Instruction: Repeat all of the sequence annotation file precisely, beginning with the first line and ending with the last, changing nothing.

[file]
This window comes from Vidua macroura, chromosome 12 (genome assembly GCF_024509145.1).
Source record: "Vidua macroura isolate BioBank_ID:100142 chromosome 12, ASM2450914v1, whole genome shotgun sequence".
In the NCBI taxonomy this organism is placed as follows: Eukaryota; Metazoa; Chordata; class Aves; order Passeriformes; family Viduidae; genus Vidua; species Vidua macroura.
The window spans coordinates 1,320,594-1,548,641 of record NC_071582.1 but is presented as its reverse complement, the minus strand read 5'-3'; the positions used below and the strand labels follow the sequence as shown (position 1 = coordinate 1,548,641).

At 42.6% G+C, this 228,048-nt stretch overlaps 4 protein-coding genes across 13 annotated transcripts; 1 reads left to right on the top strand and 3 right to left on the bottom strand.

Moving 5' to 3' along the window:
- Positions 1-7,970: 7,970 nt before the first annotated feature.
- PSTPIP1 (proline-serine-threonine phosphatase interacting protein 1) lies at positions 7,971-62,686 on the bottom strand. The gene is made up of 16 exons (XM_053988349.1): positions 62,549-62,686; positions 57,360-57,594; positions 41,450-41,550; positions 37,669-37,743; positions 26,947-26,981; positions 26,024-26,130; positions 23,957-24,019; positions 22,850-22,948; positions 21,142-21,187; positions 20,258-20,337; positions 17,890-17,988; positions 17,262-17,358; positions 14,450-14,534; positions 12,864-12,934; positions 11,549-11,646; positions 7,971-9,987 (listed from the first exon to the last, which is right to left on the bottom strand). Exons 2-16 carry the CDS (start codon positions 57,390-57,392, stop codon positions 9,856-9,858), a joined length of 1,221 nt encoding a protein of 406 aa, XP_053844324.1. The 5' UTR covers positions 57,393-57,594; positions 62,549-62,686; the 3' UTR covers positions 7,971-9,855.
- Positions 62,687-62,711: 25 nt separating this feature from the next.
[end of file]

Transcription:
This window comes from Vidua macroura, chromosome 12 (genome assembly GCF_024509145.1).
Source record: "Vidua macroura isolate BioBank_ID:100142 chromosome 12, ASM2450914v1, whole genome shotgun sequence".
In the NCBI taxonomy this organism is placed as follows: Eukaryota; Metazoa; Chordata; class Aves; order Passeriformes; family Viduidae; genus Vidua; species Vidua macroura.
The window spans coordinates 1,320,594-1,548,641 of record NC_071582.1 but is presented as its reverse complement, the minus strand read 5'-3'; the positions used below and the strand labels follow the sequence as shown (position 1 = coordinate 1,548,641).

At 42.6% G+C, this 228,048-nt stretch overlaps 4 protein-coding genes across 13 annotated transcripts; 1 reads left to right on the top strand and 3 right to left on the bottom strand.

Moving 5' to 3' along the window:
- Positions 1-7,970: 7,970 nt before the first annotated feature.
- PSTPIP1 (proline-serine-threonine phosphatase interacting protein 1) lies at positions 7,971-62,686 on the bottom strand. The gene is made up of 16 exons (XM_053988349.1): positions 62,549-62,686; positions 57,360-57,594; positions 41,450-41,550; positions 37,669-37,743; positions 26,947-26,981; positions 26,024-26,130; positions 23,957-24,019; positions 22,850-22,948; positions 21,142-21,187; positions 20,258-20,337; positions 17,890-17,988; positions 17,262-17,358; positions 14,450-14,534; positions 12,864-12,934; positions 11,549-11,646; positions 7,971-9,987 (listed from the first exon to the last, which is right to left on the bottom strand). Exons 2-16 carry the CDS (start codon positions 57,390-57,392, stop codon positions 9,856-9,858), a joined length of 1,221 nt encoding a protein of 406 aa, XP_053844324.1. The 5' UTR covers positions 57,393-57,594; positions 62,549-62,686; the 3' UTR covers positions 7,971-9,855.
- Positions 62,687-62,711: 25 nt separating this feature from the next.